Cardiac rehabilitation should be offered to all suitable patients, health campaigners have urged.
They want more angina sufferers and people with heart failure to be able to benefit from the treatment.
The British Heart Foundation (BHF) Scotland and Chest, Heart and Stroke Scotland (CHSS) said that while almost two thirds of those who have had heart attacks or cardiac bypass surgery received rehabilitation, the number of angina patients and people suffering from heart failure who were helped in this way was far lower.
The two groups said figures from 2008 showed that just 3% of angina sufferers and less than 1% of those with heart failure were offered this kind of support.
And they said there had been little improvement since then.
Cardiac rehabilitation includes supervised exercise sessions along with education to help patients live as full and healthy a life as possible.
The two charities argued that rehabilitation was modest in price, costing about £600 per patient, and could help save lives, with heart patients 30% less likely to die over a ten-year period if they have taken part in a cardiac rehab programme.
Ben McKendrick, senior policy and public affairs manager at BHF Scotland, said: "Cardiac rehab saves lives, but there is an unacceptable gulf between the levels of support offered to patients with different heart conditions. When someone suffers a heart problem - be it angina, a heart attack or heart failure - they not only suffer a damaged heart but often a damaged spirit as well. Heart patients tell us that cardiac rehab helps mend that spirit and puts them on the road to living a full life again."
Brian Green, 52, from Tranent in East Lothian, received rehabilitation after he developed heart failure following a heart attack he suffered while on holiday in South Africa two years ago. This helped him improve his health and fitness, and he is retraining for a new career in health and safety and also works as a volunteers driver for CHSS charity shops.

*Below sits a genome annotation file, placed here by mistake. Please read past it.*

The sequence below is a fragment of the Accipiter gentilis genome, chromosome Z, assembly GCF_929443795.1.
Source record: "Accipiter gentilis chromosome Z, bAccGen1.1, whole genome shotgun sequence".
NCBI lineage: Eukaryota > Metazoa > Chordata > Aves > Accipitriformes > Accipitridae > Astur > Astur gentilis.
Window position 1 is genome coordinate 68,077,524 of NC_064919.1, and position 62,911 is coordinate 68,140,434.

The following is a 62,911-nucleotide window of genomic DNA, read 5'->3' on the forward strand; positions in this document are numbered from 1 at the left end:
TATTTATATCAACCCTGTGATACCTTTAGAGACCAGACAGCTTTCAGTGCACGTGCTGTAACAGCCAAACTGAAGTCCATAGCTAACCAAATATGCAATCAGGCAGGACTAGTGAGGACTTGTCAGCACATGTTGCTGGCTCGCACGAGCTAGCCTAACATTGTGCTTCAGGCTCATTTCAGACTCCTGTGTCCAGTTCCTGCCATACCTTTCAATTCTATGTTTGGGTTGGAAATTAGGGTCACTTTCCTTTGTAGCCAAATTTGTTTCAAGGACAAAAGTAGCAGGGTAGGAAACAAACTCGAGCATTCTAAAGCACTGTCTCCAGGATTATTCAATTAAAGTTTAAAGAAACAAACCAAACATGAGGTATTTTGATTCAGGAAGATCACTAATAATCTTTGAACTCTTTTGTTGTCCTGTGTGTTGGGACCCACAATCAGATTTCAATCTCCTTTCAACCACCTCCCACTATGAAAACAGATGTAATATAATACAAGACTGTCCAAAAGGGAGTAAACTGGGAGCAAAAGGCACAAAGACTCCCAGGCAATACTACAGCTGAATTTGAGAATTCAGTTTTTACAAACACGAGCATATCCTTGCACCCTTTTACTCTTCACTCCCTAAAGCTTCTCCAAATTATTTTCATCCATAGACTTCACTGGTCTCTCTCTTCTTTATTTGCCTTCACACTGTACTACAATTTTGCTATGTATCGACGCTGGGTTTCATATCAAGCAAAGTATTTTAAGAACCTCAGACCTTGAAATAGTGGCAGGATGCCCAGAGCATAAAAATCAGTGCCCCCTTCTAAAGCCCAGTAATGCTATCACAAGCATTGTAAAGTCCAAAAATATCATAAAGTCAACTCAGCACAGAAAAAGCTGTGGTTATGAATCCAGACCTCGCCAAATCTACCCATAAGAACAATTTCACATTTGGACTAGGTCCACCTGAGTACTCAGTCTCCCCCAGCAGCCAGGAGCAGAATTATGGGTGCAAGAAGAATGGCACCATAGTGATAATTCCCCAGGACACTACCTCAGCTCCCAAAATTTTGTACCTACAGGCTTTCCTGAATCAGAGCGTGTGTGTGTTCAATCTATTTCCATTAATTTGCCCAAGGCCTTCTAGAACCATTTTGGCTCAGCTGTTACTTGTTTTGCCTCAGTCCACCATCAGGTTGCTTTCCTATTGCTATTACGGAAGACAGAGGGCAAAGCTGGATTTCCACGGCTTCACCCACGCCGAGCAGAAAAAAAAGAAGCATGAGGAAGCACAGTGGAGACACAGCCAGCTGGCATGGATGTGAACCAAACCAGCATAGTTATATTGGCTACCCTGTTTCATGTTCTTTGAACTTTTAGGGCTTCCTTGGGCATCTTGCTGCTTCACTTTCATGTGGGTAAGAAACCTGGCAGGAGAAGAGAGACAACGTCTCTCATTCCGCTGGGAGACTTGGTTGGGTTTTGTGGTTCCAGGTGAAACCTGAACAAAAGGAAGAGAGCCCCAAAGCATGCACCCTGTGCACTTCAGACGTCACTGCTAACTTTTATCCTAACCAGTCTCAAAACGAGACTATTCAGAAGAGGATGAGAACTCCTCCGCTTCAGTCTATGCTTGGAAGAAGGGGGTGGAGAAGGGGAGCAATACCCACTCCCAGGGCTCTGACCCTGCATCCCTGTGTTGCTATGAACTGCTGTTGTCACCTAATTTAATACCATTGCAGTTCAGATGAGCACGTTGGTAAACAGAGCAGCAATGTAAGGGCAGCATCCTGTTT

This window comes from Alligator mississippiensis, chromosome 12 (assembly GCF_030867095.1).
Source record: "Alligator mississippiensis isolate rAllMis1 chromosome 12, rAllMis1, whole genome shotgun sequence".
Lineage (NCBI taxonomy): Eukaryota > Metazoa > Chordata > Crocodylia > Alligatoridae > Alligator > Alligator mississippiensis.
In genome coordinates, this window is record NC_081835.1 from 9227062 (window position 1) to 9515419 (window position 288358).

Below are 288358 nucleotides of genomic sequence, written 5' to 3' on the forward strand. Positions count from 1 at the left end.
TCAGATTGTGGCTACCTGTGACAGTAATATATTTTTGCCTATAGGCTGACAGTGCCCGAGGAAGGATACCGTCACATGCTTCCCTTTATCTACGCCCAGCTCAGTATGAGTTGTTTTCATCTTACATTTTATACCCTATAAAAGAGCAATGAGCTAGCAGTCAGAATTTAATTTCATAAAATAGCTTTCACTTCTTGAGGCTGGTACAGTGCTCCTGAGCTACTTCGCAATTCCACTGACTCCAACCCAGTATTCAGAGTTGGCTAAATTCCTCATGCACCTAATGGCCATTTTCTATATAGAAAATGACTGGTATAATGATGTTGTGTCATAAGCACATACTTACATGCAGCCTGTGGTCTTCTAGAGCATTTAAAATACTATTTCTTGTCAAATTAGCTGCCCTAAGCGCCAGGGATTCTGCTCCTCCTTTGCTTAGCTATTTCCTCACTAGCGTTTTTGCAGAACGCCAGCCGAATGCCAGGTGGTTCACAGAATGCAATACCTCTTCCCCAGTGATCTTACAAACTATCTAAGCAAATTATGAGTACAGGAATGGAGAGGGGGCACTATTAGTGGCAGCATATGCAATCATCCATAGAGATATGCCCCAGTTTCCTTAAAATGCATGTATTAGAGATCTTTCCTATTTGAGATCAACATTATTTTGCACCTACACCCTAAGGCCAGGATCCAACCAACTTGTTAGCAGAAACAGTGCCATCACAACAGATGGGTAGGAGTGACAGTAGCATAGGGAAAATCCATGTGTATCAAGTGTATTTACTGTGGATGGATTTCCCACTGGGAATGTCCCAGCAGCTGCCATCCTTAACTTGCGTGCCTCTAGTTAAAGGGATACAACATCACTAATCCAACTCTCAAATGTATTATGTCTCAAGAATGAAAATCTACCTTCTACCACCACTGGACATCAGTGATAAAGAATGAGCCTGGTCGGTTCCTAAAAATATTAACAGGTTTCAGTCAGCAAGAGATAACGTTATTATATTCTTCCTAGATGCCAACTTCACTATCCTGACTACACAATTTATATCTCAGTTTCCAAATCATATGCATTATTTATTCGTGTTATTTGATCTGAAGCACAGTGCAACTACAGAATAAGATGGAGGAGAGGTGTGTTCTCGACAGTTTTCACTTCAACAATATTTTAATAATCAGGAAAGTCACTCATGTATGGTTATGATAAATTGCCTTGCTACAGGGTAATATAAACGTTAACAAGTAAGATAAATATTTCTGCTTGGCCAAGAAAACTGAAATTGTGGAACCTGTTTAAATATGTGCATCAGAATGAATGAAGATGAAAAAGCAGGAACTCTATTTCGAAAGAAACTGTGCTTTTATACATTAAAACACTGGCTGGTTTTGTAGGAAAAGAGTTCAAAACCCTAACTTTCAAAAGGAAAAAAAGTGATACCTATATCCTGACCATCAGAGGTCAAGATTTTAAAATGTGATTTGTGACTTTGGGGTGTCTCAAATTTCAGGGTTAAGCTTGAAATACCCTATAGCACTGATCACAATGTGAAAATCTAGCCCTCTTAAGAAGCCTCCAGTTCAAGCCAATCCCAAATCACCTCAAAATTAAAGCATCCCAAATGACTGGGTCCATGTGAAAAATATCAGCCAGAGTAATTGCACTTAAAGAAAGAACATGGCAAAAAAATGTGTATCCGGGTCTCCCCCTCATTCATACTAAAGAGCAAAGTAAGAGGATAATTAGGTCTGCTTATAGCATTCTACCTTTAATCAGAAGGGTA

CHSS chief executive David Clark said: "Cardiac rehab should be fully recognised as being central to the treatment and care of all heart patients who might benefit, as Brian's story demonstrates. We congratulate the hard work of the many professions involved in providing high-quality cardiac rehabilitation programmes, but would like to see every patient who is suitable, and who wants it, having the chance to access this invaluable support."
Health Secretary Nicola Sturgeon said "excellent" progress has been made in offering rehabilitation.
She said: "In 2007 around 45% of people in the clinical priority groups had access to cardiac rehabilitation, this figure has now risen to 65%. While this substantial increase is a great achievement, we recognise that there is still much more to do to help improve the quality of care for people living with heart failure. Our National Advisory Committee on heart disease will continue to work closely with cardiac services and the voluntary sector to take this forward. Our focus is not just on providing the best possible care in the acute setting, but also on helping people's longer-term recovery in their own communities."
For more information on cardiovascular health, visit the STV Health Centre, brought to you by NHS inform.